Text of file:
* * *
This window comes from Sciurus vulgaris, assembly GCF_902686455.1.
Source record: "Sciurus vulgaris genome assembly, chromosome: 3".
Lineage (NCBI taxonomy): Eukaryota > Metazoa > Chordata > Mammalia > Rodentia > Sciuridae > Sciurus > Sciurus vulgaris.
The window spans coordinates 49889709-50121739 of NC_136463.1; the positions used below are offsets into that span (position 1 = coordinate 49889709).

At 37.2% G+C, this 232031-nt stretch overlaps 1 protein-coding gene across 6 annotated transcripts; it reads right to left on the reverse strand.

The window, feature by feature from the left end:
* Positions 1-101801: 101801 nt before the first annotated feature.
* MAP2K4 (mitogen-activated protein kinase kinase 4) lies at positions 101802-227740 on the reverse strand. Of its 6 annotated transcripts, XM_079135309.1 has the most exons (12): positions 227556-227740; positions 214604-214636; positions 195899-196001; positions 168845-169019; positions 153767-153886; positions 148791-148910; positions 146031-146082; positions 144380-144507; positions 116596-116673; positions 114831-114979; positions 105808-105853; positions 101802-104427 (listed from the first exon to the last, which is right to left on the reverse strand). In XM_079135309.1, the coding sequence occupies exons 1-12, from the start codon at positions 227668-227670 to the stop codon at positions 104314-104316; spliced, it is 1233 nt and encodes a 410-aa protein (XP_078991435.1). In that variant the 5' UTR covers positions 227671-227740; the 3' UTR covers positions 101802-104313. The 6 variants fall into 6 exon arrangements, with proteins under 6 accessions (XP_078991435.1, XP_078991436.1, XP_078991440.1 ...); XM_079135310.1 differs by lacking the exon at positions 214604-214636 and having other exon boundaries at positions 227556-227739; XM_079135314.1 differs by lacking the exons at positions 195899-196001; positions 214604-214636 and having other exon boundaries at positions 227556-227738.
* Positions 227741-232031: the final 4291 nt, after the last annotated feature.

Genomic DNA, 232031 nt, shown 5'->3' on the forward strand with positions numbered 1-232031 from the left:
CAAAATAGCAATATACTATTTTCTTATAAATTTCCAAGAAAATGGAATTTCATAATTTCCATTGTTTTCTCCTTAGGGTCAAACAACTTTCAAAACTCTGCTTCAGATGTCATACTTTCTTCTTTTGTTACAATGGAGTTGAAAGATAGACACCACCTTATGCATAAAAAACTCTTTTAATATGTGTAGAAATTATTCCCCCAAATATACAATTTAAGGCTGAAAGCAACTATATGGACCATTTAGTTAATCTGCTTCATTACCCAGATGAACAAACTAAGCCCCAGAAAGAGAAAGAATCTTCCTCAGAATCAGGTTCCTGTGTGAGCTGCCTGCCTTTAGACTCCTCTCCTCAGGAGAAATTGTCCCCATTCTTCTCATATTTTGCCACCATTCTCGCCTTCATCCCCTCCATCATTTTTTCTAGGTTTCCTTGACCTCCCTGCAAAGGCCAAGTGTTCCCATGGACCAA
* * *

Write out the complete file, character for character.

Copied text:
This window comes from Sciurus vulgaris, assembly GCF_902686455.1.
Source record: "Sciurus vulgaris genome assembly, chromosome: 3".
Lineage (NCBI taxonomy): Eukaryota > Metazoa > Chordata > Mammalia > Rodentia > Sciuridae > Sciurus > Sciurus vulgaris.
The window spans coordinates 49889709-50121739 of NC_136463.1; the positions used below are offsets into that span (position 1 = coordinate 49889709).

At 37.2% G+C, this 232031-nt stretch overlaps 1 protein-coding gene across 6 annotated transcripts; it reads right to left on the reverse strand.

The window, feature by feature from the left end:
* Positions 1-101801: 101801 nt before the first annotated feature.
* MAP2K4 (mitogen-activated protein kinase kinase 4) lies at positions 101802-227740 on the reverse strand. Of its 6 annotated transcripts, XM_079135309.1 has the most exons (12): positions 227556-227740; positions 214604-214636; positions 195899-196001; positions 168845-169019; positions 153767-153886; positions 148791-148910; positions 146031-146082; positions 144380-144507; positions 116596-116673; positions 114831-114979; positions 105808-105853; positions 101802-104427 (listed from the first exon to the last, which is right to left on the reverse strand). In XM_079135309.1, the coding sequence occupies exons 1-12, from the start codon at positions 227668-227670 to the stop codon at positions 104314-104316; spliced, it is 1233 nt and encodes a 410-aa protein (XP_078991435.1). In that variant the 5' UTR covers positions 227671-227740; the 3' UTR covers positions 101802-104313. The 6 variants fall into 6 exon arrangements, with proteins under 6 accessions (XP_078991435.1, XP_078991436.1, XP_078991440.1 ...); XM_079135310.1 differs by lacking the exon at positions 214604-214636 and having other exon boundaries at positions 227556-227739; XM_079135314.1 differs by lacking the exons at positions 195899-196001; positions 214604-214636 and having other exon boundaries at positions 227556-227738.
* Positions 227741-232031: the final 4291 nt, after the last annotated feature.

Genomic DNA, 232031 nt, shown 5'->3' on the forward strand with positions numbered 1-232031 from the left:
CAAAATAGCAATATACTATTTTCTTATAAATTTCCAAGAAAATGGAATTTCATAATTTCCATTGTTTTCTCCTTAGGGTCAAACAACTTTCAAAACTCTGCTTCAGATGTCATACTTTCTTCTTTTGTTACAATGGAGTTGAAAGATAGACACCACCTTATGCATAAAAAACTCTTTTAATATGTGTAGAAATTATTCCCCCAAATATACAATTTAAGGCTGAAAGCAACTATATGGACCATTTAGTTAATCTGCTTCATTACCCAGATGAACAAACTAAGCCCCAGAAAGAGAAAGAATCTTCCTCAGAATCAGGTTCCTGTGTGAGCTGCCTGCCTTTAGACTCCTCTCCTCAGGAGAAATTGTCCCCATTCTTCTCATATTTTGCCACCATTCTCGCCTTCATCCCCTCCATCATTTTTTCTAGGTTTCCTTGACCTCCCTGCAAAGGCCAAGTGTTCCCATGGACCAA